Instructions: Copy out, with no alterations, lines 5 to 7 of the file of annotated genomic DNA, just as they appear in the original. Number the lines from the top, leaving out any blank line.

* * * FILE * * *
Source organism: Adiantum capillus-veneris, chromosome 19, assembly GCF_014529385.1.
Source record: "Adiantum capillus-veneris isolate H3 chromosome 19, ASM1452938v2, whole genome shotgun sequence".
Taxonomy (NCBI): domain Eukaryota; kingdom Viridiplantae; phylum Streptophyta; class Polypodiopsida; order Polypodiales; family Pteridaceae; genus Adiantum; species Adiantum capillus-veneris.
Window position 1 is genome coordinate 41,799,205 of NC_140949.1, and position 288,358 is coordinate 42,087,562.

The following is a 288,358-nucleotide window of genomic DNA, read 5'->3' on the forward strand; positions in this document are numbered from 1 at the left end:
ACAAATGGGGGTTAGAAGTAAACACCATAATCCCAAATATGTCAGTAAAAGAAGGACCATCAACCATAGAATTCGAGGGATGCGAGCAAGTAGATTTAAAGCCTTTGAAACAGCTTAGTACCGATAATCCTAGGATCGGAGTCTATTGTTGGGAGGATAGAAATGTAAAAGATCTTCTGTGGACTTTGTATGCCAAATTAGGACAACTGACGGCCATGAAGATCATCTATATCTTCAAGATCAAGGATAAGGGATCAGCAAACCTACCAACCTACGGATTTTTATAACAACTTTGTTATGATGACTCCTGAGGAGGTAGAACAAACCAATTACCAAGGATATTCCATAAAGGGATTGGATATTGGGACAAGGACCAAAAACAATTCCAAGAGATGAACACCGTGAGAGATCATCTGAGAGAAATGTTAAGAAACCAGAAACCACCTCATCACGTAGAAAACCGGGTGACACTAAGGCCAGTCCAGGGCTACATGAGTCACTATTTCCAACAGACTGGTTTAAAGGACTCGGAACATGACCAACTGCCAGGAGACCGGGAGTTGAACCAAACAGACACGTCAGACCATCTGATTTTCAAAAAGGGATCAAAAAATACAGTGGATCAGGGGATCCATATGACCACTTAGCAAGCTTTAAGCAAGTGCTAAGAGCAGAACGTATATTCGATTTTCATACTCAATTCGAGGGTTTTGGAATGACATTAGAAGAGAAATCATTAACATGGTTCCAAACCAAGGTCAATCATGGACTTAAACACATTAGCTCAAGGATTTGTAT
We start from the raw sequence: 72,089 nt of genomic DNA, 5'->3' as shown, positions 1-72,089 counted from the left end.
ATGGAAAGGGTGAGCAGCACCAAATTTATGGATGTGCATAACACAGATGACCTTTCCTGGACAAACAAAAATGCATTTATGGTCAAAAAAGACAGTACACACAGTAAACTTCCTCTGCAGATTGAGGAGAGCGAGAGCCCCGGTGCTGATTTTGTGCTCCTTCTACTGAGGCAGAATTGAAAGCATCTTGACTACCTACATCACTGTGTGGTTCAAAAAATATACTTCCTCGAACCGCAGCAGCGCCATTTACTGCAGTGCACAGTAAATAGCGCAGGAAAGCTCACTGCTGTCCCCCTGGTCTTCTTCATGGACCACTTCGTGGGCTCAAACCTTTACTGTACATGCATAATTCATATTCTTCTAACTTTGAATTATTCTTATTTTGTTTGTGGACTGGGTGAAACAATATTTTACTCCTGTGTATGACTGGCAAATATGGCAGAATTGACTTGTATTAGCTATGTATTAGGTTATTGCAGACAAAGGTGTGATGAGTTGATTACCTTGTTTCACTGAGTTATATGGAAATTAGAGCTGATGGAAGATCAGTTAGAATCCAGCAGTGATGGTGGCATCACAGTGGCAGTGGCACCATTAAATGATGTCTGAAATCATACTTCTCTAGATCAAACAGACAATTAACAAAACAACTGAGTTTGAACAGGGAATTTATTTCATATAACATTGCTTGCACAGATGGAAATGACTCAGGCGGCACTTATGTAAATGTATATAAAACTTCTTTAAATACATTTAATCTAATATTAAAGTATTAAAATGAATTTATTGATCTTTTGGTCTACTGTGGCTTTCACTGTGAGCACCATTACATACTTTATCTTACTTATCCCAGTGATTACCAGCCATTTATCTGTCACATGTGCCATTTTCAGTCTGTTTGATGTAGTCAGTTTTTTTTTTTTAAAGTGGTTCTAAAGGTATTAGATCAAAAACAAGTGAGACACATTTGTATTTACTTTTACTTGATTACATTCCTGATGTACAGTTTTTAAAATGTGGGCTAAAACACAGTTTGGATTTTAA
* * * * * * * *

The following is a 288,358-nucleotide window of genomic DNA, read 5'->3' on the forward strand; positions in this document are numbered from 1 at the left end:
ACAAATGGGGGTTAGAAGTAAACACCATAATCCCAAATATGTCAGTAAAAGAAGGACCATCAACCATAGAATTCGAGGGATGCGAGCAAGTAGATTTAAAGCCTTTGAAACAGCTTAGTACCGATAATCCTAGGATCGGAGTCTATTGTTGGGAGGATAGAAATGTAAAAGATCTTCTGTGGACTTTGTATGCCAAATTAGGACAACTGACGGCCATGAAGATCATCTATATCTTCAAGATCAAGGATAAGGGATCAGCAAACCTACCAACCTACGGATTTTTATAACAACTTTGTTATGATGACTCCTGAGGAGGTAGAACAAACCAATTACCAAGGATATTCCATAAAGGGATTGGATATTGGGACAAGGACCAAAAACAATTCCAAGAGATGAACACCGTGAGAGATCATCTGAGAGAAATGTTAAGAAACCAGAAACCACCTCATCACGTAGAAAACCGGGTGACACTAAGGCCAGTCCAGGGCTACATGAGTCACTATTTCCAACAGACTGGTTTAAAGGACTCGGAACATGACCAACTGCCAGGAGACCGGGAGTTGAACCAAACAGACACGTCAGACCATCTGATTTTCAAAAAGGGATCAAAAAATACAGTGGATCAGGGGATCCATATGACCACTTAGCAAGCTTTAAGCAAGTGCTAAGAGCAGAACGTATATTCGATTTTCATACTCAATTCGAGGGTTTTGGAATGACATTAGAAGAGAAATCATTAACATGGTTCCAAACCAAGGTCAATCATGGACTTAAACACATTAGCTCAAGGATTTGTAT
We start from the raw sequence: 72,089 nt of genomic DNA, 5'->3' as shown, positions 1-72,089 counted from the left end.